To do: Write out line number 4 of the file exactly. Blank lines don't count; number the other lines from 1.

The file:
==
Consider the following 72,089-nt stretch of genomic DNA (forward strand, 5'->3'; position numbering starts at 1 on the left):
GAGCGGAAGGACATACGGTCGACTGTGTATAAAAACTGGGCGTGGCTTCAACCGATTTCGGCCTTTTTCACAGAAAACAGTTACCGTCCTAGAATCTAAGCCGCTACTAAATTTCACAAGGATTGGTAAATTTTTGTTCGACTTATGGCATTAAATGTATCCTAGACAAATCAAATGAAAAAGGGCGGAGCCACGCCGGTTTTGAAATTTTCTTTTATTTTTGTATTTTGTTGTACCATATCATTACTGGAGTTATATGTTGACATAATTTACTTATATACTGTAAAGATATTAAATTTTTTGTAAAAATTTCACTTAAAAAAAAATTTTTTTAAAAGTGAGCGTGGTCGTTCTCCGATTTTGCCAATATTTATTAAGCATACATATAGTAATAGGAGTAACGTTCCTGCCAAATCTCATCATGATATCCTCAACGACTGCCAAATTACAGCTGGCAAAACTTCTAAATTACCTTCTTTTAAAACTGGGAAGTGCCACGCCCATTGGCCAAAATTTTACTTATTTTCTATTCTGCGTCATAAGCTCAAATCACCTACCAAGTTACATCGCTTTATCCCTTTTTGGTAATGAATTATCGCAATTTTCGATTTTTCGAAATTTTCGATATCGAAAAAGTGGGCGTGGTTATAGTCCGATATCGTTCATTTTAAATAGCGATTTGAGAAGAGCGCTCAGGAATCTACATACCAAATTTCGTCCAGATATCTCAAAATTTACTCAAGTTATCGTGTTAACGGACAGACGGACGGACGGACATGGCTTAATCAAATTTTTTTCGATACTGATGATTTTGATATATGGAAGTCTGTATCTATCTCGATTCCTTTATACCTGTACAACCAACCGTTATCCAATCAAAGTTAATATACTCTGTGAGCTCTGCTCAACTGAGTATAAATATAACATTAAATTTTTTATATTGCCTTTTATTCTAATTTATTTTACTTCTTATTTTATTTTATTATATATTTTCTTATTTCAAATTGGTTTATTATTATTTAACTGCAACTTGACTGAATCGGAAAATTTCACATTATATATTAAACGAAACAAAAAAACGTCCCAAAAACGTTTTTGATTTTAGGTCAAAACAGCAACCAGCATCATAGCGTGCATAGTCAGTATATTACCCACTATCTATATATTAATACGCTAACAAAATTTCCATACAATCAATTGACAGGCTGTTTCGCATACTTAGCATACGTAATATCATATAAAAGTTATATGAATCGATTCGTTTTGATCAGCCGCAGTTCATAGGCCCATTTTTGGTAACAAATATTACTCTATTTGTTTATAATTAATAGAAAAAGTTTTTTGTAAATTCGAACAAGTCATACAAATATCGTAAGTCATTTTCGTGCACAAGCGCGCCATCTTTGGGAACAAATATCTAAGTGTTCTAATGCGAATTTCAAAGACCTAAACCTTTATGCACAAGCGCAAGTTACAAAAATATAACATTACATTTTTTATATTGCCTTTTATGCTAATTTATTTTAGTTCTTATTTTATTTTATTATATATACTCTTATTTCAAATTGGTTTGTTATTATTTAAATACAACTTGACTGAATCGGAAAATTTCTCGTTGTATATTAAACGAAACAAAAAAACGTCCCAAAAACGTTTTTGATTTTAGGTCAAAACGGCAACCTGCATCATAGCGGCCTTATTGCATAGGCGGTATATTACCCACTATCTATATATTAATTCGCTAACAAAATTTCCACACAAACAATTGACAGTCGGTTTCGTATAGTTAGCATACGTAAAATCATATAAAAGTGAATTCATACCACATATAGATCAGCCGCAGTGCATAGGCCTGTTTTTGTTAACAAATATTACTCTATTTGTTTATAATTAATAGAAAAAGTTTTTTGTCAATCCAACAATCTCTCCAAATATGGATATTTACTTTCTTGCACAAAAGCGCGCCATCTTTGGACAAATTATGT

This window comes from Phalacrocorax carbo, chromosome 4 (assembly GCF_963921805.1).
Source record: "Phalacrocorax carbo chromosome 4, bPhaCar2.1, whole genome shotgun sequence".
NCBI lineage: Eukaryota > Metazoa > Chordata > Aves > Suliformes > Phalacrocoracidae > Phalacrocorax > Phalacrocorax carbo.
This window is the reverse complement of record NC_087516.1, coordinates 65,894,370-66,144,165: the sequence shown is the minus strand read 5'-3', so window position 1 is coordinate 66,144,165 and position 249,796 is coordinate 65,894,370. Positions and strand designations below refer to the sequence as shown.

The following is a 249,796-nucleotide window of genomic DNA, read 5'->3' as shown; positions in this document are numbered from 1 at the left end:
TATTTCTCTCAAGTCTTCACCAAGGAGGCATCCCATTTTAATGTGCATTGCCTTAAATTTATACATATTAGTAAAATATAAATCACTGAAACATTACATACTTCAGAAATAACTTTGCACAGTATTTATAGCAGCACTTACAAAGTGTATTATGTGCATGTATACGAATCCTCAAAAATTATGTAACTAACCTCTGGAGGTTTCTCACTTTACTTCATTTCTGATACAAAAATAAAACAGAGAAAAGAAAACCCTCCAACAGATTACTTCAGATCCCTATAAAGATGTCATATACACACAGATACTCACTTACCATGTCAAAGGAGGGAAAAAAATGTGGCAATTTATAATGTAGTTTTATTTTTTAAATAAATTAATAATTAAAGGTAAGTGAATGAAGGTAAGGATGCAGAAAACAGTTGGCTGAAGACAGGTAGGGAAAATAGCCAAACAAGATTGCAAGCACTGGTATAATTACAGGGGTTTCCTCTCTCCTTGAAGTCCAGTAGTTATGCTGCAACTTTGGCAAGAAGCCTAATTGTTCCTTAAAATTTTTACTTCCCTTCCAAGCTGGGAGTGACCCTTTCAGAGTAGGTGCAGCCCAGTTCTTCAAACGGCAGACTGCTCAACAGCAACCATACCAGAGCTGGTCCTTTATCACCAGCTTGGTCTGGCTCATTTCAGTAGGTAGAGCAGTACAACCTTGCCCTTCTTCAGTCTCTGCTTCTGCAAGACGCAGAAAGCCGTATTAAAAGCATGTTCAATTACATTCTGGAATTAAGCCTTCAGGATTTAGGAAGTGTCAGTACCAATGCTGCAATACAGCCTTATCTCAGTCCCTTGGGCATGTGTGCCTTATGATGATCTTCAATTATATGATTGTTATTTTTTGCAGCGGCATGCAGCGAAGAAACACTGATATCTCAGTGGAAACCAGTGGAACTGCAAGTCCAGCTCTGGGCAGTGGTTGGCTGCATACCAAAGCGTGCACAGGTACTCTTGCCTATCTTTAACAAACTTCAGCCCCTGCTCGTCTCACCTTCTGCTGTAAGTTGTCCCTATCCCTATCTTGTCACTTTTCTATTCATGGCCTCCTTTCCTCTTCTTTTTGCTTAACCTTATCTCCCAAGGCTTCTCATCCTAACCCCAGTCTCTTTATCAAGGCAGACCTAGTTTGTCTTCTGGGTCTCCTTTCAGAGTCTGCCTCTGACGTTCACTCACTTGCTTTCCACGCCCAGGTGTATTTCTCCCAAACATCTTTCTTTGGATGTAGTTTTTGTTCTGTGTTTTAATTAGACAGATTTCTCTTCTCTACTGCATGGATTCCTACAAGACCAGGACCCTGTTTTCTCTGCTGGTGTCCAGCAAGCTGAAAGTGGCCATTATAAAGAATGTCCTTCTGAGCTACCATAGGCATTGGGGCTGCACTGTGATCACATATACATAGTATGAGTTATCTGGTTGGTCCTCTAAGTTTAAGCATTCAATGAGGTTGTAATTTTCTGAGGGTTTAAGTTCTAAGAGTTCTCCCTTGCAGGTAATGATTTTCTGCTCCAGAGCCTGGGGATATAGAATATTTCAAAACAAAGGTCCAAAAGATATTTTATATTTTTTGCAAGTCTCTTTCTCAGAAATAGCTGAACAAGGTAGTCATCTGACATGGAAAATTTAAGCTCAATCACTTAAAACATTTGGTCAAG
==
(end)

Source record: "Phalacrocorax carbo chromosome 4, bPhaCar2.1, whole genome shotgun sequence".